“The impact of the new Omicron variant is expected to be mild and short-lived, as the world becomes better equipped to manage COVID-19 and its related challenges,” OPEC said its December monthly report.
Oil prices sharply dropped in late November through early December as the new variant emerged, with global crude prices ending November with their largest percentage declines since March 2020.
The price dropped suddenly by 10 percent on Nov. 26 after Thanksgiving, when reports of the new variant emerged and traders feared a renewed hit to demand.
OPEC and its allies decided on Dec. 2 to stick to their planned production increase of 400,000 bpd for January 2022, with the decision appearing to have been an accurate forecast as global prices stabilize.
The petroleum export organization said that earlier predictions of a recovery in consumption at the end 2021 will be shifted into early next year.
“Some of the recovery previously expected in the fourth quarter of 2021 has been shifted to the first quarter of 2022, followed by a more steady recovery throughout the second half of 2022,” it said.
OPEC still expects demand growth of 5.7 million barrels a day this year, reflecting a rise in demand in the first half of 2021 that was offset in the second half of the year due to CCP (Chinese Communist Party) virus variants, weaker industrial production in China, and lower transportation fuel consumption in India.
For 2022, the OPEC forecast for demand growth remains at 4.2 million barrels a day.
OPEC said it expects world oil demand to average 99.13 million barrels per day (bpd) in the first quarter of 2022, up 1.11 million bpd from its forecast last month.
The organization remains upbeat as oil prices have recovered from the dip when Omicron emerged last month, but the World Health Organization says the variant still poses a “very high” global risk.
For the first time since 2019, world consumption is expected to surpass the 100 million bpd mark in the third quarter of 2022.
Brent crude oil was last down 0.7 percent at $74.63 a barrel, up from a dip below $66 on Dec. 2, having pared some of its late November losses to rise almost 9 percent in December.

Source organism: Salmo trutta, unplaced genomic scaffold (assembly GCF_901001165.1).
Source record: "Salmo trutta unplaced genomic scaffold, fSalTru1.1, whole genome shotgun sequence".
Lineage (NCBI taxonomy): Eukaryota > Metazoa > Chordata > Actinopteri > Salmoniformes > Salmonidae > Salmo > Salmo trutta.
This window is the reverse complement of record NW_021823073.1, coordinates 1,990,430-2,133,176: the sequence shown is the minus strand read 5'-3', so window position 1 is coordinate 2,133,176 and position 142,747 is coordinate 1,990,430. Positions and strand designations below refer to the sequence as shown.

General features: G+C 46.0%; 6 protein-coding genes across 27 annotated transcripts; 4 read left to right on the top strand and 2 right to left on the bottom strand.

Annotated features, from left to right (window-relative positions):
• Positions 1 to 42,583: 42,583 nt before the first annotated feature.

U.S. crude futures were down 0.7 percent at $71.17 a barrel, having rallied 8 percent this month.
Apart from fears generated by the pandemic, supply-chain issues and rising inflation in some of the world’s largest economies present challenges to the oil market.
The United States in particular has felt the inflationary effects of higher oil prices, with the Biden Administration making demands on OPEC to increase production.
The OPEC report said that inflation could spark central bank action from major economies, and that the prospect of a reduction in monetary stimulus “could potentially lead to additional challenges for highly indebted emerging economies, with foreign-currency debt.”
Under the Trump Administration, OPEC lost some control of the oil market for a few years due to U.S. producers pumping out shale oil. But since then, U.S. producers have curbed their oil output.
Traders are watching for signs of a big rebound in U.S. shale supply as higher prices prompt more investment, which could prove a headwind to OPEC’s efforts to support the market.
The United States is expected to increase production next year, but not enough to affect the market, the report says.
U.S. producers will likely add 0.65 million bpd of crude in 2022 on average, with 12.8 million bpd by year’s end, still below the high of 13 million bpd before the pandemic.
OPEC said it expects that the world will need 28.8 million bpd from its members in 2022, up 200,000 bpd from last month, which ended at 27.72 million bpd.